Frowning with concentration, he reached out an arm and wrapped it strongly around her waist, drawing her into him. She didn't resist, splaying her other palm on his chest, fingers tracing the buttons of his white dress shirt. The kiss was an extension of the air that they breathed, of the words that they said and those that they didn't. It was a reassurance and a promise and a consolation at once. Their mouths opened wider, their tongues tangled, and then he pulled back, leaning his forehead against hers.

"I'm in love with you," he said, smiling down at her. It was as if the emotions of the day were pressing in from behind, squeezing out to the open the ones barely kept contained under the surface.

She nodded almost imperceptibly, "I know."

Gathering confidence from her easy acceptance, he went even further. "And you're in love with me."

Now she smiled, and he could both feel it on his skin and hear it from her breath. "I know that, too."

John leaned back, feeling that it was important for them to actually see the looks on each others' faces when he said the following. "And, you know, one of these days, that will be the most important thing in the world." It was something that had grown to be self-evident for him, through the cold and lonely nights on strange and distant planets, through the days of waiting to get back to her, of waiting to get her back to him, through the sadness and honesty with which they had once, now twice, admitted to each other the things that they had learned to live without but in anticipation of.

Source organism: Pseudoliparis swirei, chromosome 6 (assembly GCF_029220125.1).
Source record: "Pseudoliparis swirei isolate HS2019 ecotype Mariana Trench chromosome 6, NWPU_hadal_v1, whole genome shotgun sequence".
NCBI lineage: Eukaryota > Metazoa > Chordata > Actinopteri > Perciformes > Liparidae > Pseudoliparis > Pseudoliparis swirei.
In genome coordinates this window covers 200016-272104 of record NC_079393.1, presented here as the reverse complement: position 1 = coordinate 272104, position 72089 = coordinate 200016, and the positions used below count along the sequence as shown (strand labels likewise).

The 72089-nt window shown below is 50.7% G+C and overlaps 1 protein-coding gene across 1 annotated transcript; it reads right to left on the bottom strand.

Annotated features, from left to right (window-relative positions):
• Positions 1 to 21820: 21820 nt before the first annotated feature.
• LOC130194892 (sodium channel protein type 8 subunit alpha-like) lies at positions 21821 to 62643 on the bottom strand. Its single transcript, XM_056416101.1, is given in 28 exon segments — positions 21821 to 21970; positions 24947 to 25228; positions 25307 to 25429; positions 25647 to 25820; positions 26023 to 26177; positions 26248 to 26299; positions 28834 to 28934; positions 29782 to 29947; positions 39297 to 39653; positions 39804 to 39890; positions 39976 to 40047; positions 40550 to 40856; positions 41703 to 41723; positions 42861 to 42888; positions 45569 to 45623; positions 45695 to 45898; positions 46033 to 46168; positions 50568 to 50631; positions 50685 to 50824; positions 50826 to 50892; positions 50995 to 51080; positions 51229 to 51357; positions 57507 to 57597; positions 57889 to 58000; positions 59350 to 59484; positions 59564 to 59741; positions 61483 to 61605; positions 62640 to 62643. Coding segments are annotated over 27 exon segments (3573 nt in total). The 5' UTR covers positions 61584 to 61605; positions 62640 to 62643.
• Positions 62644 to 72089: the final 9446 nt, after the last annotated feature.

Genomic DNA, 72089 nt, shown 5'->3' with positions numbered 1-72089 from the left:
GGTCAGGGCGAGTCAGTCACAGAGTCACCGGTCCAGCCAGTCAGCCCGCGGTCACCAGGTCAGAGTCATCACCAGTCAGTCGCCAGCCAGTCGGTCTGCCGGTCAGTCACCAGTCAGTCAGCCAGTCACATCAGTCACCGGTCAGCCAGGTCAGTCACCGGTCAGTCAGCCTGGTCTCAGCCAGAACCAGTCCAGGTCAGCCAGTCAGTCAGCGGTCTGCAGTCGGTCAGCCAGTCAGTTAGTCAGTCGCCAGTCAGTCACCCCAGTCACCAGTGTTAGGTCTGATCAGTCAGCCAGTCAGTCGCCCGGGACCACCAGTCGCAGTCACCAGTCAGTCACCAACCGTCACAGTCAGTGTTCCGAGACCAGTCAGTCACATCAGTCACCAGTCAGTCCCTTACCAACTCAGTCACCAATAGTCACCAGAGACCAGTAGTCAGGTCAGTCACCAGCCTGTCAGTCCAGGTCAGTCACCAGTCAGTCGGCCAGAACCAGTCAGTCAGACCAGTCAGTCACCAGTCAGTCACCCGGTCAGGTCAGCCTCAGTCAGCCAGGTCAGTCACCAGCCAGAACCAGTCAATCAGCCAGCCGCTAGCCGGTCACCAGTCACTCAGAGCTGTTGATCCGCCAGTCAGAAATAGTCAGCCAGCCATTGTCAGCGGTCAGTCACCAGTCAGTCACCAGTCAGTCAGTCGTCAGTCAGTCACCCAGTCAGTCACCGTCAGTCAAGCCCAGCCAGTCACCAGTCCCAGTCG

She nodded, glancing aside for a moment.

Needing her to look at him again, he announced with force, "That day is getting closer and closer with every breath I take." And she did look. And, on this day of letting go of things, he saw the life he was holding on to, the life beyond the one he was living now. He had always had hopes and dreams but this kind of dead certainty of things to come was new to him.

The grin on John's face was almost boyish as he gave her another quick peck on the lips and opened the door to leave.

Tilting her head, Elizabeth watched him exit. "John," she called after him. John turned. "I'm sorry. About your father."

He nodded, taking a deep breath, and gave her a small weary smile. "Yeah. Me too."